First Nations against Lloydminster casino

Credits: Treaty 4 News.

Two Native Tribes were allegedly left out of the Lloydminster casino project in Canada.

Canada.- Canadian First Nations Thunderchild and the Big River presented formal complaints against the casino project of Lloydminster. According to the native groups, the original plan for the development of the casino was broken and they were left out of the project. The gaming venue would become the ninth legal casino in Canadian province of Saskatchewan.

When the Saskatchewan Liquor And Gaming Authority approved the new CAD$20 million (US$15.8 million) venue for the border city of Lloydminster, 10 First Nations were granted the license to operate the joint venture. However, latest reports by Thunderchild and the Big River claimed violations of the plan.

“It’s not fair. We have people suffering in our communities,” said to the CBC newspaper Thunderchild First Nation Chief Delbert Wapass.”We’ve been frozen out.” The Lloydminster casino will be operated by the Saskatchewan Indian Gaming Authority, which also runs gaming venues in Prince Albert, North Battleford, Yorkton, Swift Current, the White Bear First Nation, and the Whitecap Dakota Nation near Saskatoon.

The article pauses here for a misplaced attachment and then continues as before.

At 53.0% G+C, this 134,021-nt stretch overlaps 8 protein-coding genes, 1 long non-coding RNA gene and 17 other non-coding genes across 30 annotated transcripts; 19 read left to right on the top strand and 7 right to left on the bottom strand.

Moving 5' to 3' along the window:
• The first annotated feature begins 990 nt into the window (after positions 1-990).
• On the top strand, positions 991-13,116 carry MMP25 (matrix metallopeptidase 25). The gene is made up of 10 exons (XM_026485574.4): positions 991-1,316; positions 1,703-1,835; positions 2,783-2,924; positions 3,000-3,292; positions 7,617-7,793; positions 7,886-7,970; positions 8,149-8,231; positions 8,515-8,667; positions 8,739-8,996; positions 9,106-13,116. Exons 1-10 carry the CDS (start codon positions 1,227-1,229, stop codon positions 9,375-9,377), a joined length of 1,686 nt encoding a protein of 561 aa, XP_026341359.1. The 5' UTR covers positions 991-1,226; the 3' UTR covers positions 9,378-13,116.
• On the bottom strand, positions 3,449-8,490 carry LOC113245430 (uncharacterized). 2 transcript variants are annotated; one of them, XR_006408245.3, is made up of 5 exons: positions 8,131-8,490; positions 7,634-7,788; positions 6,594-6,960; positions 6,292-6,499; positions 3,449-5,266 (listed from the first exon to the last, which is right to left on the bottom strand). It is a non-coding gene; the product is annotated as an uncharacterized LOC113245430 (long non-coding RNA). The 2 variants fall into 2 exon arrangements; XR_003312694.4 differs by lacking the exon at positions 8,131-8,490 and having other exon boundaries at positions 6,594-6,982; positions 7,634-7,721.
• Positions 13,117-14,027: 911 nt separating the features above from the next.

“You know, I’ve always believed that justice must prevail. And we’re going to do whatever we have to within my legal responsibility, being the elected chief of Thunderchild First Nation, to ensure we’re treated the way we need to be,” Wapass added.

The new casino would straddle the provincial border with the province of Alberta and it would offer four to five gaming tables alongside approximately 250 gaming machines, a 250-room hotel and a 1,500-seat convention center.